Life insurance company Great Eastern Holdings is mulling to divest its stake in Malaysia operations for US$1 billion, the Wall Street Journal reported on Tuesday.
The Singapore-listed firm, which is backed by OCBC Bank, has already engaged a Malaysian bank to discuss the potential deal, the WSJ reported citing people familiar with the matter.
Options include strategic stake sales, or initial public offerings (IPO) in the country.
Other foreign insurers reportedly in talks to sell their stakes in their respective Malaysian units ahead of a Bank Negara deadline requiring a 30 percent local ownership include Britain's Prudential Plc and Japan's Tokio Marine Holdings.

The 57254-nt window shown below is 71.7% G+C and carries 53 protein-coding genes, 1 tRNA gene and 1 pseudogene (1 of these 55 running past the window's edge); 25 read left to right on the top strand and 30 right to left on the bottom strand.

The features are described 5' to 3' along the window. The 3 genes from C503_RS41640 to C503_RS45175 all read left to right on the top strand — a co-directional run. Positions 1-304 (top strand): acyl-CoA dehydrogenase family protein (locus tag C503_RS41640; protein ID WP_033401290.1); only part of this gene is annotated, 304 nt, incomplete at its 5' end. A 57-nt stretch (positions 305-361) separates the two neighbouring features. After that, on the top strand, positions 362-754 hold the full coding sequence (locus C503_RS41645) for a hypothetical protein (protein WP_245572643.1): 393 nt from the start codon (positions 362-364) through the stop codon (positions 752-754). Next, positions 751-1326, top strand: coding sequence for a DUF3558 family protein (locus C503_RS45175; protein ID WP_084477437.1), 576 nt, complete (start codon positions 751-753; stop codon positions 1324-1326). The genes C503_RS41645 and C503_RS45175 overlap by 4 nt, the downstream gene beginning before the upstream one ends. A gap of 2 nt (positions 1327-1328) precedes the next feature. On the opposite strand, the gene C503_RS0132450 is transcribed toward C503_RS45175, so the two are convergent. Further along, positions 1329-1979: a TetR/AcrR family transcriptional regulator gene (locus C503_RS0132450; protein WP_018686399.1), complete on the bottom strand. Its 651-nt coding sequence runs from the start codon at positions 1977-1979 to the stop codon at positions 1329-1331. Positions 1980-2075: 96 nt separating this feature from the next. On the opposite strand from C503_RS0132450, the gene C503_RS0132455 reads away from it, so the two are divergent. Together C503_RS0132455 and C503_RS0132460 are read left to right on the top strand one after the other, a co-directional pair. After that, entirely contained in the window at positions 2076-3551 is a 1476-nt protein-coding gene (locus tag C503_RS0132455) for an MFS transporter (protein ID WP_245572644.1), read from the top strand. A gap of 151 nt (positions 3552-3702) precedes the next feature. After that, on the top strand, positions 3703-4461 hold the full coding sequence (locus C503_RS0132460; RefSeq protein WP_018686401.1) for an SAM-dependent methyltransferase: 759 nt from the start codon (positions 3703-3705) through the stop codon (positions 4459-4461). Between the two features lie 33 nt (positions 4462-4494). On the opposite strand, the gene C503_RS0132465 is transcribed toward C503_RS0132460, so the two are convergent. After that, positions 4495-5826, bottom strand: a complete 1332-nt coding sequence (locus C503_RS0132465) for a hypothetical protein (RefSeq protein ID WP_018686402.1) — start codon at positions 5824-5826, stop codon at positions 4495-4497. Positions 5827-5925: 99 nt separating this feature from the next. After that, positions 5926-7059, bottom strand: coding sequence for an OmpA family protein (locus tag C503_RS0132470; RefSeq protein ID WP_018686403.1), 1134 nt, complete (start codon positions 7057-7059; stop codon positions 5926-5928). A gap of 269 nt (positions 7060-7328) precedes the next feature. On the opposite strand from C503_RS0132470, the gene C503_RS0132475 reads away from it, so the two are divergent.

Prudential has not reached a decision on how to structure its share sale while Tokio Marine is exploring options for compliance with the new mandate, the WSJ report said.
Last June, the Malaysian central bank gave insurers until June 2018 to meet its requirement that foreign ownership should not exceed 70 percent. The move was aimed at increasing local participation in the industry.
Shares in Great Eastern Holdings gained 1.1 percent to S$25.89 on the Singapore Exchange. The stock has risen about 27 percent so far this year.